Northern Growler: Super Hornet Alternatives to an Early F-35 Buy

Originally Published on Canadian American Strategic Review: April 2012

Update Nov 2012: Anticipating an upcoming KPMG review of F-35 costs (prompted by the Auditor-General ), PWGSC Minister, Rona Ambrose, announced that the National Fighter Procurement Secretariat will examine all fighter options (including the Super Hornets).  In Aug 2012, Australia announced it will proceed with a planned purchase of electronic suites to convert the RAAF’s 12 pre-wired F/A-18Fs into F/A-18G Growlers at a cost of  $1.5B.

Canada’s proposed single-source purchase of the F-35 stealth fighter is shrouded in controversy, delayed  by development  setbacks and  beset with  rising costs. The lifespan of  the in-service CF-18 also imposes critical time constraints on replacement, fighter aircraft simply don’t last forever. Already the Hornet has seen 3 decades of service and, even if a contract for a replacement is signed tomorrow, will see at least half a decade more before retirement.

What Canada needs, as much as it needs a new fighter aircraft, is time. Time to let the fighter development stage settle (in the case of the F-35A),  time to soberly judge long-term threats and trends, and time to let the dust of the current political battle over future fighters fade.

How does an Air Force buy time? It’s either Delayed Gratification or Interim Solutions.

One method is to extend the life of the current aircraft while waiting for the chosen replacement to be ready. The CF-18 has been undergoing a phased upgrade process for a number of years, the CF-18 Incremental Modernization Program, but airframe lives are finite. And the cost of further life extension should be factored against the acquisition cost of an eventual replacement. But artificial raising of costs is the last thing the troubled F-35 program needs.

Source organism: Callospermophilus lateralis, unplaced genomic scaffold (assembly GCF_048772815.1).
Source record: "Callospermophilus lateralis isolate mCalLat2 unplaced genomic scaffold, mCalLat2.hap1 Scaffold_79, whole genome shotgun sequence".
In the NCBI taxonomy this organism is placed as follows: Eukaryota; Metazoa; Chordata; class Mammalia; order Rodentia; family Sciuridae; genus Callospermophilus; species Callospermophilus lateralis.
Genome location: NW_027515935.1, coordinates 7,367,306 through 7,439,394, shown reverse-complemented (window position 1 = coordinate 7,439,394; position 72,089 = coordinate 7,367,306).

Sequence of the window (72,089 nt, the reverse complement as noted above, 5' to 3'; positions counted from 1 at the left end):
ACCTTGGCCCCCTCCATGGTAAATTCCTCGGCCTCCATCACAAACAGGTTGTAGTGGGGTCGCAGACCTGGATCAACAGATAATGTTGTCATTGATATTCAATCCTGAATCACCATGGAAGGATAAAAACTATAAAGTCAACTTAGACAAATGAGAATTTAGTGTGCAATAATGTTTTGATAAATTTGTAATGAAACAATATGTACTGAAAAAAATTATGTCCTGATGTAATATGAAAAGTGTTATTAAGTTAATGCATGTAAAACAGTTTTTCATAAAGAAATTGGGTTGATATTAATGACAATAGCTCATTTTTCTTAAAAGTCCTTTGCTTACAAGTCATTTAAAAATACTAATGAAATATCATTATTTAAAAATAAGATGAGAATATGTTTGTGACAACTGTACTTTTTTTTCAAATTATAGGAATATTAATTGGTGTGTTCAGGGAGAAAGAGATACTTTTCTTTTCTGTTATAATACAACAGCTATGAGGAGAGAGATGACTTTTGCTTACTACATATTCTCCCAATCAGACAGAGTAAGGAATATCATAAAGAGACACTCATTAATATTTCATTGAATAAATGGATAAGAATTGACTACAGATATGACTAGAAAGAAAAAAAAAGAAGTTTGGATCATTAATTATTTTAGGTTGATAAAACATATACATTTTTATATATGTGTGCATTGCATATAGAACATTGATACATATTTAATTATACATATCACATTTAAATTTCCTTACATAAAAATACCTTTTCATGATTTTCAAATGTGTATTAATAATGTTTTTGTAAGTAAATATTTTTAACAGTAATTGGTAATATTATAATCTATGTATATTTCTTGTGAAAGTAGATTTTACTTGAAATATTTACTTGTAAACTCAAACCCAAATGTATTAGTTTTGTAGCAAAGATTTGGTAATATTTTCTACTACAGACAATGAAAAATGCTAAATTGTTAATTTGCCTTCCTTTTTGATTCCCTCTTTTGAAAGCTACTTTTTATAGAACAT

Another way to buy time is to buy an interim replacement. Seek out an aircraft that will serve until the point where mid-life updates would normally be carried out – say 10-15 years. With an established aircraft type, well-known life-cycle costs, and pre-determined service life, it is possible to tightly manage program costs. If we pursue that route, any interim solution must also maintain the Canadian contribution to NATO and other allied expeditionary operations.

Dividing roles amongst a family instead of spending our inheritance on an Über-fighter

The Boeing Super Hornet family are closely related to Canada’s CF-18A and CF-18B Hornet, the F/A-18E and F/A-18F being more advanced developments of those single-seat and two- seat CF-18s.  Like all  the other potential competitors for Canada’s next fighter aircraft, Super Hornets are more than capable of  meeting the demands of the NORAD air defence mission. Where the Super Hornet is weaker than the F-35 is in its contribution to expeditionary roles. Super Hornet is capable today  but, without the F-35’s much-vaunted stealth, will the Super Hornet be survivable above the battlefields of  tomorrow? The answer to the expeditionary role lies in a highly-specialized relative of the Super Hornet,  the two-seat  EA-18G Growler.

The Growler is the ‘Electronic Attack ‘ variant of the Super Hornet family. Growler operates in a way that is diametrically opposed to stealth aircraft like the F-35. Rather than hide from a threat radar, the Growler hunts them. Equipped with sophisticated jamming equipment and armed with ‘anti-radiation’ missiles for attacking ground-based radar, the Growlers carry out their Suppression of Enemy Air Defence (SEAD) missions. Growler flies its SEAD missions either in the traditional stand-off jamming role or as a close escort  –  protecting other strike aircraft. This Electronic Attack capability is in short supply within NATO and added  SEAD capability from Canada would be more welcomed  by the Alliance than extra strike aircraft.

So, how would this interim purchase work? Mixed types = More fighters for less money